Just when you thought the Kentucky Senate race couldn't get any uglier, it does. Republican Rand Paul refused to shake hands with Democrat Jack Conway after last night's debate in Louisville.
Here's the issue: A Conway attack ad claiming Paul, while at Baylor University in the 1980s, joined a secret society that tied up a woman and forced her to "bow down" and worship their god 'Aqua Buddha.' The bizarre story was first reported by GQ Magazine, which quoted an anonymous woman in an August article.
Tea Party-backed Paul fired back at Conway last night.
"I'm disheartened that my opponent has chosen to attack my religious beliefs," he said. "We have serious problems in our country ... and he has descended into the gutter to attack my personal religious beliefs. ... Jack, you should be ashamed of yourself. You should apologize. Have you no decency? Have you no shame?"
Paul called Conway's actions "a disgrace."
Conway said he's raising legitimate questions. He tried many times to get Paul to answer why he joined a secret society that mocked Christianity. The Democrat also asked when it was appropriate to tie up a woman and make her bow down to an 'Aqua Buddha?'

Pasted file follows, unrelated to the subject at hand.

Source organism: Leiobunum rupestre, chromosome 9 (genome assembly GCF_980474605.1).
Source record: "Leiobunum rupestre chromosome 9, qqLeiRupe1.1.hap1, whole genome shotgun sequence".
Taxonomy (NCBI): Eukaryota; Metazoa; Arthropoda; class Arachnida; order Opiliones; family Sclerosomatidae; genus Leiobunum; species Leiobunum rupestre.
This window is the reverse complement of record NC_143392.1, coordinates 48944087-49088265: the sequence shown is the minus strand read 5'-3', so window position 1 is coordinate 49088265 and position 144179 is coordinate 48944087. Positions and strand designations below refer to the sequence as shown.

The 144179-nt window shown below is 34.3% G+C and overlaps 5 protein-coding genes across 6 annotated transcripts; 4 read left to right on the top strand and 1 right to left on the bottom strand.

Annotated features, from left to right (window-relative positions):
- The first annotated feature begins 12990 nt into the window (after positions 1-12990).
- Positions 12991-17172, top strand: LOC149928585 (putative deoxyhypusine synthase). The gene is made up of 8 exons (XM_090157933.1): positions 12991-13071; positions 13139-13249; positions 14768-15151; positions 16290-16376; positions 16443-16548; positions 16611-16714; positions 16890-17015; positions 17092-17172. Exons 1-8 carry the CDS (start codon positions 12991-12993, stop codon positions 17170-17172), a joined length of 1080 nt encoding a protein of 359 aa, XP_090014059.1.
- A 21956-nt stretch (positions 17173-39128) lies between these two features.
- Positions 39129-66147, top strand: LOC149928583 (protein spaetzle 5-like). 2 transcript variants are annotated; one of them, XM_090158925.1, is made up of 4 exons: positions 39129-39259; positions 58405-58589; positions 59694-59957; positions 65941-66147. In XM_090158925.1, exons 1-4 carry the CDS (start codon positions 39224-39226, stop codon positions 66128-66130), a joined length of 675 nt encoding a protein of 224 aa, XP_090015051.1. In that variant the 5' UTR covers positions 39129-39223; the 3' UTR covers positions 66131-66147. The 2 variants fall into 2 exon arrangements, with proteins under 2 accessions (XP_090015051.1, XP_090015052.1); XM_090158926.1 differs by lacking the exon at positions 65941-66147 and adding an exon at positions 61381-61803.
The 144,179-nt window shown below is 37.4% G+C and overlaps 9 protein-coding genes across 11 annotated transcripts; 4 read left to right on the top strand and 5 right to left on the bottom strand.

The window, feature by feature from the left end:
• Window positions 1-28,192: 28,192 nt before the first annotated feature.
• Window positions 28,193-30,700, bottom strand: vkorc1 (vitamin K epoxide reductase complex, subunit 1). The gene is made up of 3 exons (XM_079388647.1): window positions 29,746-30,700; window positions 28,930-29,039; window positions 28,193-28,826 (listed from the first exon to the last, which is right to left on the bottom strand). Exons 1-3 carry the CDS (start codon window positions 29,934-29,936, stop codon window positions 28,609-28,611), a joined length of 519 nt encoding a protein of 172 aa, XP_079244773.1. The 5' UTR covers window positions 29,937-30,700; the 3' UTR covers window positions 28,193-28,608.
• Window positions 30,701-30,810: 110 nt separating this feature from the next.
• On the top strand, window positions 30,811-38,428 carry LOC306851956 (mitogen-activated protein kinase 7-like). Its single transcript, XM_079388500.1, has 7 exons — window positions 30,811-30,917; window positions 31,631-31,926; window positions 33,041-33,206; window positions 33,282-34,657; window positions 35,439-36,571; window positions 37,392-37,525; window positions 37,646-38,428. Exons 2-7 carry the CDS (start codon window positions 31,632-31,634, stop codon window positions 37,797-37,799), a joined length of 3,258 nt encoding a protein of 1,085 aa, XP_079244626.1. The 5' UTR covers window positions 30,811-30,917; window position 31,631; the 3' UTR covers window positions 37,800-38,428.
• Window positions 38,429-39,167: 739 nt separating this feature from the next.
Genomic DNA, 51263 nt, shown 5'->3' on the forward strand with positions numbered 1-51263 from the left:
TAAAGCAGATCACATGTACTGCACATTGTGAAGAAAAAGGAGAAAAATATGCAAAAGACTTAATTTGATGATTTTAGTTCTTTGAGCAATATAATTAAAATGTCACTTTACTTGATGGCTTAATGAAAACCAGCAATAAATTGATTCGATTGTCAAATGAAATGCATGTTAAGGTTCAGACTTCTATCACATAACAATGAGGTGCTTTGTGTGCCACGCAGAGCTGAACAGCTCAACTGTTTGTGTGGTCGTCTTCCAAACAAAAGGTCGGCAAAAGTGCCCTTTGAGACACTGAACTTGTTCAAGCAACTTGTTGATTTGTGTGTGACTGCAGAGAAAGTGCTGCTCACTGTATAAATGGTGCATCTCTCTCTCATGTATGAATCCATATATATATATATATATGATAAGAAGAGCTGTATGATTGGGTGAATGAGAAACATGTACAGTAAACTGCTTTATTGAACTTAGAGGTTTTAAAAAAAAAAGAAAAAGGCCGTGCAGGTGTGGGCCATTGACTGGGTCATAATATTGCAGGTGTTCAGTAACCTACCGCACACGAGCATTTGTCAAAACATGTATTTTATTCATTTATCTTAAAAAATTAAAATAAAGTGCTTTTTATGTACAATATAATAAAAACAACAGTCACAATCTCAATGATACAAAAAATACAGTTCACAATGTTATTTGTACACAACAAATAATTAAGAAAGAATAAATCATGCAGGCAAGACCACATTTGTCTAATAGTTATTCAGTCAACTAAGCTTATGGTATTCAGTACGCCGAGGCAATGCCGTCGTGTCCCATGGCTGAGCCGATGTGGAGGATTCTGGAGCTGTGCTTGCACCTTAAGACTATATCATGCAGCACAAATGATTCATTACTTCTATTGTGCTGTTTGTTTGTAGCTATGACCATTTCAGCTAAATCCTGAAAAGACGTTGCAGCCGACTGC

Paul didn't answer those questions directly. Instead he said, "You know how we know when you're lying? Your lips are moving."
Paul, the son of Texas Congressman and former presidential candidate Ron Paul, has released a rebuttal ad. We'll have that for you tonight on 360° and talk over the raw politics.
We'll also have a live report from Texas with new developments in the reported murder of David Hartley at Falcon Lake. His wife, Tiffany, met again with Mexican authorities for several hours today to give them a detailed account of what she says happened on September 30th, the day she says David was killed. His body has not been found. Meanwhile, there are new details on the lead Mexican investigator who was murdered last week. There were reports the investigator's severed head was delivered to the Mexican military. Now there's a new twist. We'll have that for you.
In Crime & Punishment, the penalty phase has started for the jury that convicted Steven Hayes of killing a Connecticut mother and her two daughters in a home invasion.
In his opening statement, Hayes' attorney told the court his client can be "quite likable," but has struggled with a "serious drug addiction".
The prosecution rested today in the penalty phase. Now the defense must make the case that Hayes should be spared the death penalty for the 2007 killings.
Join us for these stories and much more starting at 10 p.m. ET. See you then.
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